When a car is travelling at a steady speed the frictional forces (like air resistance) are balanced by the driving force of the engine. The resultant force is zero.
The greater the speed of the car the greater the stopping distance.
The overall stopping distance for a car is made up of two components the thinking distance and the braking distance.
stopping distance (m) = thinking distance (m) + braking distance (m)
This is the distance the car travels forward from the moment they see a problem to the moment they put their foot on the brake, it is determined by the reaction time of the driver.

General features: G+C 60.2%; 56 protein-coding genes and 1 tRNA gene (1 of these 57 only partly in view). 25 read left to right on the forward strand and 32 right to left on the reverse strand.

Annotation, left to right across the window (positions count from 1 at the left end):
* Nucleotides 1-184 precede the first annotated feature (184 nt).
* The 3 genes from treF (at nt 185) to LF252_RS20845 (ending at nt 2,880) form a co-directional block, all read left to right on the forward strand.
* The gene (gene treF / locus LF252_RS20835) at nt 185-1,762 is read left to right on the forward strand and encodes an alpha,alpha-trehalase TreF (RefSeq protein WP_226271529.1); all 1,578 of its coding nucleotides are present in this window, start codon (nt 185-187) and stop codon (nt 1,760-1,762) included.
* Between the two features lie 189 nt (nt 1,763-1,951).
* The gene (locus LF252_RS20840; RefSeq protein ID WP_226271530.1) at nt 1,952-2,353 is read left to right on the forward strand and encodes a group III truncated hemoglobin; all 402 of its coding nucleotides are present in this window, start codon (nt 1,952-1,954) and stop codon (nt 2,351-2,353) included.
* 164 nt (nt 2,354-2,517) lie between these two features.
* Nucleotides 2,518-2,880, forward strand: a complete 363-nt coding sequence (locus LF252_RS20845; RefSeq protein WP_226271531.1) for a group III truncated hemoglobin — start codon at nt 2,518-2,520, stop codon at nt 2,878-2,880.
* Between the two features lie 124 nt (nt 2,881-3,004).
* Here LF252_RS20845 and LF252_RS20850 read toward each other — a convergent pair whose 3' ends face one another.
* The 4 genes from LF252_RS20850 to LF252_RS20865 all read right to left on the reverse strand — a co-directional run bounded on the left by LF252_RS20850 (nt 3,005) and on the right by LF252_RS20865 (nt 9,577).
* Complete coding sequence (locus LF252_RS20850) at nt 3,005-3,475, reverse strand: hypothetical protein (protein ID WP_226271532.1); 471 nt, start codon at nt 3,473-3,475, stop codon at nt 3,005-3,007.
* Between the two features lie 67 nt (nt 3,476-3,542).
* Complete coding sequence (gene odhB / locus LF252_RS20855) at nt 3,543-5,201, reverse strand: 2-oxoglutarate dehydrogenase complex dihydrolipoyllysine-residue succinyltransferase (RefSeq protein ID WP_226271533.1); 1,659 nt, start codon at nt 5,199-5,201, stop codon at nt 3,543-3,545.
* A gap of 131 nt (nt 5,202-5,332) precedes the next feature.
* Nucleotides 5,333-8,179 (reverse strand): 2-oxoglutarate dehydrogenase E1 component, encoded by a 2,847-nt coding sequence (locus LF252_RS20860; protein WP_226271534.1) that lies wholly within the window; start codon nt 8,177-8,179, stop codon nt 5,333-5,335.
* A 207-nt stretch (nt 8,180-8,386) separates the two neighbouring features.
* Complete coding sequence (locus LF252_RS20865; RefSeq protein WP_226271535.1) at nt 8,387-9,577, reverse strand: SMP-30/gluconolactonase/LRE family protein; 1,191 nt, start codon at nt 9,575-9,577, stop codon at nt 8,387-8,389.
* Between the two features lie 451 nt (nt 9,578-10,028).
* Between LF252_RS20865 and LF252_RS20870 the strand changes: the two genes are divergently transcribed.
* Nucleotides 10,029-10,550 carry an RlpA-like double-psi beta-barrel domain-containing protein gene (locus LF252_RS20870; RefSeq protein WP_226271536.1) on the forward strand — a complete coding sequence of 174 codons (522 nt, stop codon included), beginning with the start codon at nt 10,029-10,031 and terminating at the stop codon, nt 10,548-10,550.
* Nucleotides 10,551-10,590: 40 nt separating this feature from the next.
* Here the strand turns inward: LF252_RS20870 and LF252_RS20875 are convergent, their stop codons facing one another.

The thinking distance is longer (i.e. the reaction time is slower) if the driver is tired, is distracted, has taken alcohol or drugs.
The breaking distance is the distance the car travels forward from the moment the car begins breaking to the moment it has been brought to stop.
The braking distance is longer if the road is wet or icy or the tyres and brakes are worn.
Energy in braking
The kinetic energy of the car is converted into thermal (heat) energy in the brakes by friction. If the cars wheels lock and the car slides the kinetic energy is converted into thermal (heat) energy because of friction between the tyres and the road.